This article is written by Siddhi P. Nagwekar, a student of Karnataka State Law University’s Law School. This article deliberates on The Bar of Limitation on Torts, what it entails, its relevance, and the related statutes in India, the US, and the UK.
A brief idea on ‘Bar of Limitations’
Limitation means a legally specified time after which an action could be defeated or the ownership doesn’t persist. The Limitation Act, 1963 determines duration of limitation. The period fixed for any suit, appeal or application by the Schedule, and “prescribed period” means the amount of limitation computed following the provisions of this Act.
Let us consider a hypothetical case where A gives a loan of 5 lakh rupees to B for two years after which B is to return the same to A. After this period lapses, there are two courses of actions that may follow:
a. B pays back the sum of money; or
b. B refuses/ doesn’t pay back the sum lent
In the first occurrence, there is no complication because the agreement between the two parties has been met with, but within the second case in point, B has dishonoured the agreement in question.
An ancient Roman maxim states Ubi jus, ibi remedium meaning ‘Where there’s a right, there’s a remedy’. Considering this principle, A has a remedy for his right of procuring his refund from B, binding him by the obligation.
The Limitation Act, 1963 for the balance outstanding on a mutual, open, and current account, where there are corresponding demands between the parties, sets out a provision for three years. This three-year period starts at the close of the year during which the last item admitted or proved is entered in the account; such year to be computed as within the account.
Now, if A fails to do so within the given ‘limitation bar’ that’s three years for this case, A deprives himself the right to remedy, essentially meaning the right to bring legal action against B has ended.
The Supreme Court has given a concurrent ruling in the case of Rajender Singh & Ors vs Santa Singh & Ors. . The apropos paragraph of the judgment reads:
“The policy inherent to statutes of limitation, spoken of as statutes of ” repose” or of “Peace”, has been thus stated in Halsbury’s Laws of England Vol. 24, p. 181 (para 130) “330. Policy of Limitation Acts. The courts have expressed a minimum of three differing reasons supporting the existence of statutes of limitation, namely, (1) that long-dormant claims have more of cruelty than justice in them, (2) that a defendant might have lost the evidence to refute. a stale claim, and (3) that persons with valid grounds of actions should follow them with reasonable care.” The goal of the law of limitation is to put a stop to disturbance or deprivation of what may have been obtained in equity and justice by lasting enjoyment or what may be are lost by a party’s own passivity, negligence, or laches.”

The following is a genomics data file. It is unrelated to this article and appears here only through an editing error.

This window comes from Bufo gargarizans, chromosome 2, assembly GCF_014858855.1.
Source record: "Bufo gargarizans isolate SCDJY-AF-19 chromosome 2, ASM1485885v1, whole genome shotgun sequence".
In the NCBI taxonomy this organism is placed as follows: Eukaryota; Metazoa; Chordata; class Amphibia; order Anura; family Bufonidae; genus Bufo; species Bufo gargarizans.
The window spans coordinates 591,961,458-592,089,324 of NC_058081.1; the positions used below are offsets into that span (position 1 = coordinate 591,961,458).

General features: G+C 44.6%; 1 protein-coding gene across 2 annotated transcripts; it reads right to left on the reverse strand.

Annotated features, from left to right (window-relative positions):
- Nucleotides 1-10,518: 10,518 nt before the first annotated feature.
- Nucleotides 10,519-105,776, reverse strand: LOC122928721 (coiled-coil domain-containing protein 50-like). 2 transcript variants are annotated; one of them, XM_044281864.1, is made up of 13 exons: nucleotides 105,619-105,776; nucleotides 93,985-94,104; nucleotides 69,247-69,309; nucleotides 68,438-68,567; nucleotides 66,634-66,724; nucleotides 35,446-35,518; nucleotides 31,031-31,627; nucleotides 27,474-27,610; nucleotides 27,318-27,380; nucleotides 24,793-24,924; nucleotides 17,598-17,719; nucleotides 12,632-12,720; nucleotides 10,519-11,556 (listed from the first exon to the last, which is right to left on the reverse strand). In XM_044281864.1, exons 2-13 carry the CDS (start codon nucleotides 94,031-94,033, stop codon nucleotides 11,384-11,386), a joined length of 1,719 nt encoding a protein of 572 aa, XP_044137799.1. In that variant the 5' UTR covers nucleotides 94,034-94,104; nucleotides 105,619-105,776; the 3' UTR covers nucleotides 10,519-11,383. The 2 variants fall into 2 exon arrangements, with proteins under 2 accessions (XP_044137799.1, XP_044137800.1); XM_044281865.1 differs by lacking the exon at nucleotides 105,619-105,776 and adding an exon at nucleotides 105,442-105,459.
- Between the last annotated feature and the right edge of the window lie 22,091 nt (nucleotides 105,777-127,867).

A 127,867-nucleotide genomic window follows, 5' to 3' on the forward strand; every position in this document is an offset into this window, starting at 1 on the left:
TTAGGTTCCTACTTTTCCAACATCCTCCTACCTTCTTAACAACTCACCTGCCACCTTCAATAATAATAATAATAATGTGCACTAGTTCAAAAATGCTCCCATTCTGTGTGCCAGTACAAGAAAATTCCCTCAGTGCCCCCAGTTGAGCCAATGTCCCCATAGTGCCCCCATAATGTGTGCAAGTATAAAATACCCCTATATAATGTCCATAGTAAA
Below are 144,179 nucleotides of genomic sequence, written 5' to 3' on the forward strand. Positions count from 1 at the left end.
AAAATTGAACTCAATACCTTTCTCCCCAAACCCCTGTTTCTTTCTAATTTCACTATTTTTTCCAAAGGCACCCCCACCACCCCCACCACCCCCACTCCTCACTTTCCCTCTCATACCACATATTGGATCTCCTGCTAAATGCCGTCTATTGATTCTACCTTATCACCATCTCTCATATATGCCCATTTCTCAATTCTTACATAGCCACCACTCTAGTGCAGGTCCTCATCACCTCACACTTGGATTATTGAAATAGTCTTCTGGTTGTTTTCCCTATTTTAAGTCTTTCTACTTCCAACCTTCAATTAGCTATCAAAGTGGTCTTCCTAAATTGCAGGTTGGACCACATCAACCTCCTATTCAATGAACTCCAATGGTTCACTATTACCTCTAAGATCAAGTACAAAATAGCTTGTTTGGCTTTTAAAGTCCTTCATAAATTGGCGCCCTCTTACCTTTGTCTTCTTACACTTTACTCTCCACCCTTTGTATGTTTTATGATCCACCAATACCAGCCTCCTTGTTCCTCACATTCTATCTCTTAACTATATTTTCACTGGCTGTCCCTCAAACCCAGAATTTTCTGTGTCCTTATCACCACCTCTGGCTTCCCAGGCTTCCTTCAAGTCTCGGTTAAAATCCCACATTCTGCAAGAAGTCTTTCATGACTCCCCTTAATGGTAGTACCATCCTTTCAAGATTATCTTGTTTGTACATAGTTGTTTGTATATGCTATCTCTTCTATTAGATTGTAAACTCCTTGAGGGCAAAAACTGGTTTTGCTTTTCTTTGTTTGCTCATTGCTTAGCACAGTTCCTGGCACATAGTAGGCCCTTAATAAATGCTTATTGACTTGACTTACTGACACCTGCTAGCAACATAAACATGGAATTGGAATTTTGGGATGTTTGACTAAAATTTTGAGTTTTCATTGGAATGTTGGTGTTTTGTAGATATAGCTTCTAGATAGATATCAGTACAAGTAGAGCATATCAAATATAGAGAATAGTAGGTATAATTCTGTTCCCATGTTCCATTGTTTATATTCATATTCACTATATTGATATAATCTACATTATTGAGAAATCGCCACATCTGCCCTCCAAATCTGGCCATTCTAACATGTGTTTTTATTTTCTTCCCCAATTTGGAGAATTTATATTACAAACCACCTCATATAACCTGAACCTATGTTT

After this case in 1973, fast-forward to a quarter-century later, there came the judgment of N Balakrishnan vs M. Krishnamurthy, germane to the theme in hand. It bolstered the stance of the judiciary on the bar of limitations and emphasized its relevance:
“Rule of limitation aren’t meant to deface the right of parties. They’re meant to ascertain that parties don’t resort to dilatory tactics, but look for their remedy promptly. the intent of providing a legal remedy is to repair the damage caused by reason of legal injury/legal rights violation. Law of limitation fixes a lifespan for such legal remedy for the redress of the wrong so suffered. Time is precious and therefore the wasted time would never revisit. During the course of time, newer causes would sprout up necessitating newer persons to look for legal remedy by approaching the courts. So, a life must be fixed for each remedy. The unending period for launching the remedy may possibly cause unending uncertainty and consequential anarchy. The Law of limitation is thus founded on public policy. It’s enshrined within the maxim ‘Interest reipublicae up sit finis litium’ (it is for the overall welfare that a period is put to litigation). The motive is that each legal remedy must be kept alive for a legislatively set period of time.”
It is quite clear from the above-mentioned judgments what the bar of limitation entails.
The aims behind statutes of limitation are that of discouraging old and deceitful claims, and that of allowing estimable claimants, who are as careful as possible, a chance to be on the lookout for redress for injuries suffered. Any person seeking relief for injury was to have brought his claim within the period stated in the statute or be barred.
Starts and Stops- Accrual of the Cause of Action
To know the extent of the limitation period is not going to play out in your favour if you don’t know when that period starts to run. There are two vital points. The primary is when the cause of action first ensues. When that is will depend upon different causes of action, for tort, it’s the purpose of injury, even where that damage could also be initially minor and unapparent. When we look at the case of claims for a debt, acknowledging the existence of the debt will restart the limitation period.
The second key point is that the point at which loss could have been reasonably discovered. As is noted above, it may apply in many cases of tort and restitution.
The Bar of Limitation on Torts
Limitation periods for various torts are found on the objectives that a tort claim sought to realize besides the gravity of the particular tort in question. The remedy for breach of duty in tort is ordinarily a claim for damages, though equitable remedies also are available in appropriate cases. The key aim of tort is taken to be compensation for harm suffered as results of the breach of an obligation fixed by law. Tort seems to put greater emphasis on wrongs of commission instead of wrongs of omission. Another important aim of tort is to discourage behaviour which in good probability to cause harm.